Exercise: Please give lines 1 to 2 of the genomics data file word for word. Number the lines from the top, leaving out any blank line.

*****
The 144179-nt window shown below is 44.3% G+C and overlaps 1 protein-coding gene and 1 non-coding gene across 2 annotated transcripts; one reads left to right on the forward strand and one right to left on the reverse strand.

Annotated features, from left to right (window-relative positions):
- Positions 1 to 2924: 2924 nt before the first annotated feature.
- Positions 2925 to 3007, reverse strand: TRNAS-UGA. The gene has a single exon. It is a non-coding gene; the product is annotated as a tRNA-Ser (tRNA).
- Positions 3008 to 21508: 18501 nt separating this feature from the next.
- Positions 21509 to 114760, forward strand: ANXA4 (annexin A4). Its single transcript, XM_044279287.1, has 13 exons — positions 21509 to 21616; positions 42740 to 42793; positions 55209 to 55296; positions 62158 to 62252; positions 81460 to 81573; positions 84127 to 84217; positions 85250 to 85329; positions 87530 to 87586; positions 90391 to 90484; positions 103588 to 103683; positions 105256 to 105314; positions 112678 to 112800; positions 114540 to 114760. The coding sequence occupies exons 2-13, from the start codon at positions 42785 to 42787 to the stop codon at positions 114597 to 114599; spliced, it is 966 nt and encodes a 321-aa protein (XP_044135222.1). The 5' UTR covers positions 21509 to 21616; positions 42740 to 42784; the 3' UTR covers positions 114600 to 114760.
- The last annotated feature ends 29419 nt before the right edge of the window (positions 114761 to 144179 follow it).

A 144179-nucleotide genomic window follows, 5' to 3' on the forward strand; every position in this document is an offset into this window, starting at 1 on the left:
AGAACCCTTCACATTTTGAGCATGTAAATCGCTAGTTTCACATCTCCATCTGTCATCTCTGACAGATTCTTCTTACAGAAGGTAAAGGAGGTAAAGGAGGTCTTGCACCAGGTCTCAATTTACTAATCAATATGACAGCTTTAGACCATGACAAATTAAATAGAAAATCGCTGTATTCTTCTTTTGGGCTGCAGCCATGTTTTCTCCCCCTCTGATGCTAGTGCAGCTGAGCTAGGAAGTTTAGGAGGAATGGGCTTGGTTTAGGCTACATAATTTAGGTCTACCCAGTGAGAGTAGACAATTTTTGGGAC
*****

The 144179-nt window shown below is 44.3% G+C and overlaps 1 protein-coding gene and 1 non-coding gene across 2 annotated transcripts; one reads left to right on the forward strand and one right to left on the reverse strand.

Annotated features, from left to right (window-relative positions):